Trade Show: Combined Heat and Power

In a conference call today, I shared ideas with the other Board of Directors of the Texas CHP Initiative. We are discussing speakers for the November 1-3 “2010 CHP Partnership Meeting & U.S. DOE Gulf Coast Clean Energy Application Center Texas Policy Forum.” This event will be held in conjunction with the Texas CHP Initiative Industry Trade Show at the Omni Austin Hotel Downtown in Austin, Texas.

Texas is no stranger to combined heat and power or industrial cogeneration. In the 1980s, cogeneration grew from a handful of applications to a major force in the electric industry. Independent power production in Texas was born in carefully administered markets. It is no exageration to point out that industrial CHP transformed the bulk power market in the 1980s and 1990s. Advocates now believe that smaller CHP units located on the premises of commercial, institutional, and small industrial customers will help to further transform electricity retailing. New service providers and project developers can match a particular mix of CHP technologies and services to particular consumers.

Industrial consumers with CHP gained access to the bulk power marketplace. Market access was just the first of many benefits:

Choosing among competitive energy services allows customers to specify the level of reliability they need, the quality of power suitable for their businesses, the price risk they wish to bear, and any other attributes of service they want to define. Customers who wish to capture and use waste heat on their premises can specify combined heat and power applications. Others may find competitive opportunities in wholesale markets through the sale of excess power from DG units, while still others may purchase some power or provide ancillary services to the transmission network. DG enhances the flexibility and energy security of the network, allows increased efficiency in the use of fossil fuels, and allows renewable resources and waste products to be put to use. (AEI description: Electricity Restructuring: The Texas Story; Amazon purchase.)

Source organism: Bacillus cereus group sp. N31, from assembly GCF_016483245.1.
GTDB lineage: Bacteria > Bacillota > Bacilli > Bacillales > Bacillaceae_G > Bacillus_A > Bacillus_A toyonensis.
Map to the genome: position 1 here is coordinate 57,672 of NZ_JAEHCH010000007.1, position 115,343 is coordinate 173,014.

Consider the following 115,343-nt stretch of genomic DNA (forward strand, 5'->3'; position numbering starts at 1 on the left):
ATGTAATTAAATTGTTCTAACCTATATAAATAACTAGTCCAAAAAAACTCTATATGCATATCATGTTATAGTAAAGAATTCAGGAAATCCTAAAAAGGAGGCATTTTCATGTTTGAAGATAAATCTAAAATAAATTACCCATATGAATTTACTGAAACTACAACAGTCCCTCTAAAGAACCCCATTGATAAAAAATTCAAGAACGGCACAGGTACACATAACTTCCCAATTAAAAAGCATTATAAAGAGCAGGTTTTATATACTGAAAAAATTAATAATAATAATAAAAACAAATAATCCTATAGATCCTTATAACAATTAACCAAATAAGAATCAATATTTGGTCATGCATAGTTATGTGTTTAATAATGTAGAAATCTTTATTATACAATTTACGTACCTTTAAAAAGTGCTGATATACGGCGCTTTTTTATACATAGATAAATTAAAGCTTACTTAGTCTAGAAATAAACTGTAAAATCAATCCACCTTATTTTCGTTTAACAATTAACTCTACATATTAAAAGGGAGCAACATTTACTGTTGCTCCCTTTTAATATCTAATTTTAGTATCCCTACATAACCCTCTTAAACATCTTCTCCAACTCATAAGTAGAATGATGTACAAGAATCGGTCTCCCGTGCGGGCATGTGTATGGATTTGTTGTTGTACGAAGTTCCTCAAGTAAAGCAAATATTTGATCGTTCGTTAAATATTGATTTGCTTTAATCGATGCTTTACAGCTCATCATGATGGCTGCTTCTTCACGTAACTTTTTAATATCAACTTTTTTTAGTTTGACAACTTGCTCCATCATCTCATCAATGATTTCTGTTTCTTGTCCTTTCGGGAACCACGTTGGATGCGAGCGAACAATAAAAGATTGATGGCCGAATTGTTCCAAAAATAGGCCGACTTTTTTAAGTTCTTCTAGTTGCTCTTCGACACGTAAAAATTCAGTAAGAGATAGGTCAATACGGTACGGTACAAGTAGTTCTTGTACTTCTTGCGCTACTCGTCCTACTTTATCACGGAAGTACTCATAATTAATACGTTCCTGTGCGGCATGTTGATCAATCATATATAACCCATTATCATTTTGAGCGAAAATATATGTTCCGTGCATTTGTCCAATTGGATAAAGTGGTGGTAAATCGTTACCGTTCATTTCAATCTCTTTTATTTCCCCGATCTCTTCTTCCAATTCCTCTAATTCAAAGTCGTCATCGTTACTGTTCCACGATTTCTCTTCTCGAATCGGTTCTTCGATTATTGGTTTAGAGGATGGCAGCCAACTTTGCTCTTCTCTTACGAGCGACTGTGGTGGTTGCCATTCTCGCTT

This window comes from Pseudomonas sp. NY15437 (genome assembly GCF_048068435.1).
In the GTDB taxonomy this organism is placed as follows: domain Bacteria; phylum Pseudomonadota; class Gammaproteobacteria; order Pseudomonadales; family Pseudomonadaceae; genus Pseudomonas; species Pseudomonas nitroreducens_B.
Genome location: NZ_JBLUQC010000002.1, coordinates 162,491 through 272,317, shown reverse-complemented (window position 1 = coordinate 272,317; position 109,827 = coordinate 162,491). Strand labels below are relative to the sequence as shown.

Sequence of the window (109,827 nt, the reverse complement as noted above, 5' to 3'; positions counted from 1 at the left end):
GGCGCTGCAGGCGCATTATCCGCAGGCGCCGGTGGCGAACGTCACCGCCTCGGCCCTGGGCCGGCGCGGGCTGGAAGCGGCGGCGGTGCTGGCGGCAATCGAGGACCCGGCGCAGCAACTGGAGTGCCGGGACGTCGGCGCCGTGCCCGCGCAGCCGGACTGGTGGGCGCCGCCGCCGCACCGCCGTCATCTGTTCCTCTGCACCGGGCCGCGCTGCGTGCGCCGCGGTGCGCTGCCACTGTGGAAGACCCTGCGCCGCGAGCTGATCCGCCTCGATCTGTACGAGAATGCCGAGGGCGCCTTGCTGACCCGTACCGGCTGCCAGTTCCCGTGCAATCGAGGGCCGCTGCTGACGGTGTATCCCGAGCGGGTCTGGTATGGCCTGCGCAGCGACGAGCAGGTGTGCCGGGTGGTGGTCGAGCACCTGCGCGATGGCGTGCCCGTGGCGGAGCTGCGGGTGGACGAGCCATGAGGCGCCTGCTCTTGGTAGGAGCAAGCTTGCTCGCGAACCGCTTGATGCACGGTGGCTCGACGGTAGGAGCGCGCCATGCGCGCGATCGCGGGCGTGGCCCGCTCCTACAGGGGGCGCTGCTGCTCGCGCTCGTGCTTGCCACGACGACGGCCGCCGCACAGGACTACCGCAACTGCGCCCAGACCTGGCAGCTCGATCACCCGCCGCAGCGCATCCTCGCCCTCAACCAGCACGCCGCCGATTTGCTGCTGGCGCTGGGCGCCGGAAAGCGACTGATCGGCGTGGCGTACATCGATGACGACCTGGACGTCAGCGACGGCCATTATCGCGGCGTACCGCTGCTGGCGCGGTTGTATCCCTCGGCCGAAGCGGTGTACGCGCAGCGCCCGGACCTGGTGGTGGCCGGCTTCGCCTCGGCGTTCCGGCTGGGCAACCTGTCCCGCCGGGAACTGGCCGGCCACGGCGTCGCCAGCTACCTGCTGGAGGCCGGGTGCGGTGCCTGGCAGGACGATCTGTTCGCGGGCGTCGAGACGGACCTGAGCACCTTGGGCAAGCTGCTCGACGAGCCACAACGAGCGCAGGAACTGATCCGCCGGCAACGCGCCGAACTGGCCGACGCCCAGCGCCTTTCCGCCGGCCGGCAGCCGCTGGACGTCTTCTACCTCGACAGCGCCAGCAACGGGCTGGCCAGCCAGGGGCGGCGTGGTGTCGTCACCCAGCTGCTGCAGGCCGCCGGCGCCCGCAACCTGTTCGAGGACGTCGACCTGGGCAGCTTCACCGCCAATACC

What is the purpose of the upcoming CHP Partnership Meeting and CHP Trade Show? As Texans learn how significant CHP has been, and how much more it can grow, there will be mounting pressure to incorporate CHP into the resource mix. The meeting and trade show will allow industry people to share ideas about technologies, consumer behavior, environmental benefits, job growth, infrastructure investment, project financing, new policy issues and the need to integrate small CHP units into the competitive marketplace. Learn more through the Texas CHP Initiative, the U.S. DOE Gulf Coast Clean Energy Application Center or EPA.

Topics covered during the meeting and trade show:

  • Utility Industry Roundtable
  • Overview of the Regional CHP Market
  • Public and Private Financing Strategies
  • Highlighting the Diversity of CHP Approaches
  • CHP: The Invisible Green Giant
  • Clean Energy Coalition
  • Biomass and Agricultural Applications
  • Institutional and Commercial Sector Applications
  • Industrial Sector Applications
  • CHP’s Role in Municipal Energy Strategies
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